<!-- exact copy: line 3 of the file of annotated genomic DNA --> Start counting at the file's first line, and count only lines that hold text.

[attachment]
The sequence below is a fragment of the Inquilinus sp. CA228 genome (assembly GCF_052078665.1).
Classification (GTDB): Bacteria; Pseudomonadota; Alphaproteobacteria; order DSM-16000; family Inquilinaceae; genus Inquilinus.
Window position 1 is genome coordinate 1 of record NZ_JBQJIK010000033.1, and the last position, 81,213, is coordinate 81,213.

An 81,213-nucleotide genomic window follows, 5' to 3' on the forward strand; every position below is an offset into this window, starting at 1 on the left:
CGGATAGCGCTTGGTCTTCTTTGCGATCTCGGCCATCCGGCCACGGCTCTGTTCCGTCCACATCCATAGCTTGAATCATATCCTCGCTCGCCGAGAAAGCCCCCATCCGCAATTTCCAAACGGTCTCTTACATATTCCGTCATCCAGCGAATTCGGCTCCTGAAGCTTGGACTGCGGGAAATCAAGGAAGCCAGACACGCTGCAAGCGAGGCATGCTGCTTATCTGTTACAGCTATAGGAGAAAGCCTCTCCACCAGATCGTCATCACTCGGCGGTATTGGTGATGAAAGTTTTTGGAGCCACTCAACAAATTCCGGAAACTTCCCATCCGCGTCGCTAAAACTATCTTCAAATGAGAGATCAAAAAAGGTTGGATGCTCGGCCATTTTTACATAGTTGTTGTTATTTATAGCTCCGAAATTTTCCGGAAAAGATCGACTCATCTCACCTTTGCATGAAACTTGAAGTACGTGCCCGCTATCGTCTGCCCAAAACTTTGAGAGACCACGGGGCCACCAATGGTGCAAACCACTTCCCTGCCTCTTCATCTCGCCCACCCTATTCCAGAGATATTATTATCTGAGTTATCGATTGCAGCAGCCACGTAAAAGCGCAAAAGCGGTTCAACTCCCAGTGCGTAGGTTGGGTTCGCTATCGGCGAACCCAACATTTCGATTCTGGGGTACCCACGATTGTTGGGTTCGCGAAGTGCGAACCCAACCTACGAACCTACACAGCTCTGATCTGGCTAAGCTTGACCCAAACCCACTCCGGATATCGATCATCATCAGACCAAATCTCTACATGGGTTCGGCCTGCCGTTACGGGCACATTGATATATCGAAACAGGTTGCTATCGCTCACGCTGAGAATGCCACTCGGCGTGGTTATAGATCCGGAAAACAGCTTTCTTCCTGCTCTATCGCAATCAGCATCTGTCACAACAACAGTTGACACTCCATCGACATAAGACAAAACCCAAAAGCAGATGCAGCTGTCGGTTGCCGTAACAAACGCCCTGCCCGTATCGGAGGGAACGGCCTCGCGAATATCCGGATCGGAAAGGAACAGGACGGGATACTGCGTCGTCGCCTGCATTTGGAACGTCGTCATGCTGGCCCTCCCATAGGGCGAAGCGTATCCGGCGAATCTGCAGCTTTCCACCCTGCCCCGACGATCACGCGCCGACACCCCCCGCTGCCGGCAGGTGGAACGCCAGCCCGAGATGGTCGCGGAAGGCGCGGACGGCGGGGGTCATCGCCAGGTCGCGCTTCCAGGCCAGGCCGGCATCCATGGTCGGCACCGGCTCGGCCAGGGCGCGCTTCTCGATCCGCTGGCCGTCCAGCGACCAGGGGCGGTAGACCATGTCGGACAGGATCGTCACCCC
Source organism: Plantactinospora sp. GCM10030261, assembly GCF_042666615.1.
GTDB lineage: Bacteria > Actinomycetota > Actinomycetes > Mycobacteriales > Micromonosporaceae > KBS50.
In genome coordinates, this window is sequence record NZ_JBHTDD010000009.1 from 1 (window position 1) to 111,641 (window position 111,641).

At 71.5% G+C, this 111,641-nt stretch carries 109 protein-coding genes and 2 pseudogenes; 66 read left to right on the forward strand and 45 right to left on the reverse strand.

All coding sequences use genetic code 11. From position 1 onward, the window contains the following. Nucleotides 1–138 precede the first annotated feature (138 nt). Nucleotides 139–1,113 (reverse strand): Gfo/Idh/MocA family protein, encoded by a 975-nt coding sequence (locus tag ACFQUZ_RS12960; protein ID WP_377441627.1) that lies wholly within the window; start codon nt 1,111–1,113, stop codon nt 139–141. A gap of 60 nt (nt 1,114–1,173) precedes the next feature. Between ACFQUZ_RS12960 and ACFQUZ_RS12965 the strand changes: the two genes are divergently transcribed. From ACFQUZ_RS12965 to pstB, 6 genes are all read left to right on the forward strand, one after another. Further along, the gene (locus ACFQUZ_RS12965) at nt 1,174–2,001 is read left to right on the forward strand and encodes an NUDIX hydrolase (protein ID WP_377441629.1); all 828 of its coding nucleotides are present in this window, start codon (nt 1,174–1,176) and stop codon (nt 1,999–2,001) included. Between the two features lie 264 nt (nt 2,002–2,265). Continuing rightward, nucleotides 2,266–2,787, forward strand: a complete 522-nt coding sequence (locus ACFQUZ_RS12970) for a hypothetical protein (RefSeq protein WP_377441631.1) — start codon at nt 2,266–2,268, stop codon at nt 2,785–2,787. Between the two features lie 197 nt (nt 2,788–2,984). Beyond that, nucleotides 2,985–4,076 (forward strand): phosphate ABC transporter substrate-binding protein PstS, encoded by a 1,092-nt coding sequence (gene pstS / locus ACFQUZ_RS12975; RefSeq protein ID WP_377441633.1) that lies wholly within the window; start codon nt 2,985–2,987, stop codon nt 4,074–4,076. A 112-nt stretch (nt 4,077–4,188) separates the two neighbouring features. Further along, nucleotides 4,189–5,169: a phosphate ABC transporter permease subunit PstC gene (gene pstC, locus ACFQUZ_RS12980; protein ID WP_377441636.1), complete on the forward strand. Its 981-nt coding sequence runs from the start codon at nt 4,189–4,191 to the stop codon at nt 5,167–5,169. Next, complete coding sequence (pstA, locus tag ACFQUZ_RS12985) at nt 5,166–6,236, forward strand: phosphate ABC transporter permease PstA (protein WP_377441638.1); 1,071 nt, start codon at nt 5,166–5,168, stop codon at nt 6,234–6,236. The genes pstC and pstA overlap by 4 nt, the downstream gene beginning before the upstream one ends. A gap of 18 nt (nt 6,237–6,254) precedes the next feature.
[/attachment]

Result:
Window position 1 is genome coordinate 1 of record NZ_JBQJIK010000033.1, and the last position, 81,213, is coordinate 81,213.